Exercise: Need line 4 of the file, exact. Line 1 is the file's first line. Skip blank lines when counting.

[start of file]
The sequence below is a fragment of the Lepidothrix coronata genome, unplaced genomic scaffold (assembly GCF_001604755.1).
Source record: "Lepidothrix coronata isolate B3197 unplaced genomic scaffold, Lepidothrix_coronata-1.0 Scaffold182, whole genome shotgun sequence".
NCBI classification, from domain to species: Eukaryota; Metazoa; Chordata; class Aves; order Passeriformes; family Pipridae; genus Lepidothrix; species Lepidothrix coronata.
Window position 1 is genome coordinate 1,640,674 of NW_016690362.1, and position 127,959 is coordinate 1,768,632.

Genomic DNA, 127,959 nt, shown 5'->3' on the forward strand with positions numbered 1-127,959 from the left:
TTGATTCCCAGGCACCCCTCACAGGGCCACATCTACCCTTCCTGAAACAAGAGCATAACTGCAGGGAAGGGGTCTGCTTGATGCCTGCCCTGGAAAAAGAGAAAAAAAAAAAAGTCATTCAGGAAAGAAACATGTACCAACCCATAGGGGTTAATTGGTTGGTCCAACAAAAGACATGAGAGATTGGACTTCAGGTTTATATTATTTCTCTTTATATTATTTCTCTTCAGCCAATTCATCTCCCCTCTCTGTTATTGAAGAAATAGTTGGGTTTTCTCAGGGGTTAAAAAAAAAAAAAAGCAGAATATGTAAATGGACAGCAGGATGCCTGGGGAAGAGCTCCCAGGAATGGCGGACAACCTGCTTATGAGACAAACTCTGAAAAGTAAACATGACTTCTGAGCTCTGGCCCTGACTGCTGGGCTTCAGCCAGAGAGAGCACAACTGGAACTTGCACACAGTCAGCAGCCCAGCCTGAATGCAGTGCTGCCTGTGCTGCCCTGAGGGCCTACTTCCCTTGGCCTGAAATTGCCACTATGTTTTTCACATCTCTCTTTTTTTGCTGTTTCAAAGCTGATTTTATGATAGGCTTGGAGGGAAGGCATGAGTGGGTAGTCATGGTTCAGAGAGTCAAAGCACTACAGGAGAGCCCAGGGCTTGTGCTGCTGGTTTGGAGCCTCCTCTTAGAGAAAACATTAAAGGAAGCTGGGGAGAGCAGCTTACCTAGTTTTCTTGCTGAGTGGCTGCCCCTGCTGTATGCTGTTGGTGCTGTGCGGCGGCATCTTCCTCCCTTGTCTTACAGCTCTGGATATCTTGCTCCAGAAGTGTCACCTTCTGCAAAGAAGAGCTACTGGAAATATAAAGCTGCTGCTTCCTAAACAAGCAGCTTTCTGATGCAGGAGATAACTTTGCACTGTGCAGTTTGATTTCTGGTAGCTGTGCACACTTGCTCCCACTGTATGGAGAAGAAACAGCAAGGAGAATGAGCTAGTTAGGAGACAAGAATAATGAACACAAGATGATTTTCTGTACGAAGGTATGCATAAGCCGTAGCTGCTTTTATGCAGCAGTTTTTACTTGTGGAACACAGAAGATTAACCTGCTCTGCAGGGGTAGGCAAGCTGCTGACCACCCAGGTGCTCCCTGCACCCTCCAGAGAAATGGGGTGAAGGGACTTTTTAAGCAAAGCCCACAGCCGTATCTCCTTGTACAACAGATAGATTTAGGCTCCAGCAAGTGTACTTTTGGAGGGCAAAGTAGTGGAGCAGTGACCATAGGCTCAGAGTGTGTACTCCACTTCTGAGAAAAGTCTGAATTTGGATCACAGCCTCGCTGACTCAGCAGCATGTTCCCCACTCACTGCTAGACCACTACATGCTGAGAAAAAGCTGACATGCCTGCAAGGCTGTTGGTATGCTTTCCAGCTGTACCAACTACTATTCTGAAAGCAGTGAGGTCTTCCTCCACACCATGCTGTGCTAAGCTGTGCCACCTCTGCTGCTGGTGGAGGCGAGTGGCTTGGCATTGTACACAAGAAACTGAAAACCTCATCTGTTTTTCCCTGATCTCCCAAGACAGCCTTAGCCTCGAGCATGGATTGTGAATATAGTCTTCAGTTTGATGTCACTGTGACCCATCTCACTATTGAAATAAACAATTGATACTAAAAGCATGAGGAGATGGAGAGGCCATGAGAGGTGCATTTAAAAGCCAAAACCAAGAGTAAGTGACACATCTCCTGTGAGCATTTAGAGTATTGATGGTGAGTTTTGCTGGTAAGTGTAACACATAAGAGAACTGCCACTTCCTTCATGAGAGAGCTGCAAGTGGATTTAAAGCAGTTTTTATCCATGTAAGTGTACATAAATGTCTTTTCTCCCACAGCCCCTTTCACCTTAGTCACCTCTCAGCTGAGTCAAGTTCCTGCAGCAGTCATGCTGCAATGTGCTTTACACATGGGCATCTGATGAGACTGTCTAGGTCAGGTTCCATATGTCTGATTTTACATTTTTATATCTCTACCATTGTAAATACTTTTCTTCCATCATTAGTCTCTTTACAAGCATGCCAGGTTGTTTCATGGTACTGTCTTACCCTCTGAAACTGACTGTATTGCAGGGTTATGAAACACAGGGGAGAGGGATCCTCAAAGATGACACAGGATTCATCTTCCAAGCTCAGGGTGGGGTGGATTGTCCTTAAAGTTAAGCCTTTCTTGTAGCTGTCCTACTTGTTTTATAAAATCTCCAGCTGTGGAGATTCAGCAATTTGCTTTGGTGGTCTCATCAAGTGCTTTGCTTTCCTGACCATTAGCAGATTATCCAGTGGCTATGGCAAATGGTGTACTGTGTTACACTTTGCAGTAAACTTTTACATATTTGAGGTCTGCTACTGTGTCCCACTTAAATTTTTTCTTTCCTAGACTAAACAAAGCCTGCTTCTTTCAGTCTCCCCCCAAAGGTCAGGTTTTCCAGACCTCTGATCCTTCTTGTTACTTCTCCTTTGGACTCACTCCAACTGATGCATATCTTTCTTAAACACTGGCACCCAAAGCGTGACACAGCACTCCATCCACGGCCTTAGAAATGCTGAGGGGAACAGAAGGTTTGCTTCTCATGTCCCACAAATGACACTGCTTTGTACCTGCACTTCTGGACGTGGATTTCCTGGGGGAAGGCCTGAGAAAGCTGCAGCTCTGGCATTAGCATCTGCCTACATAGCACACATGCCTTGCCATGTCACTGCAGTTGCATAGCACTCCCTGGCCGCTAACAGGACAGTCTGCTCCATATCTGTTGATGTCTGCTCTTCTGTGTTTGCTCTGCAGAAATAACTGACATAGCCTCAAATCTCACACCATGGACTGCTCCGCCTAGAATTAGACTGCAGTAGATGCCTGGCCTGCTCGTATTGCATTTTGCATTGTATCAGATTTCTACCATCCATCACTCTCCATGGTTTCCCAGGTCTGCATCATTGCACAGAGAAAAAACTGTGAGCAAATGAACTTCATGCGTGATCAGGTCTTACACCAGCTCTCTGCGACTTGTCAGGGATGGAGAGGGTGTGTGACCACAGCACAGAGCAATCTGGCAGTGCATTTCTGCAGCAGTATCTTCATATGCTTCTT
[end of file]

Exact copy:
Window position 1 is genome coordinate 1,640,674 of NW_016690362.1, and position 127,959 is coordinate 1,768,632.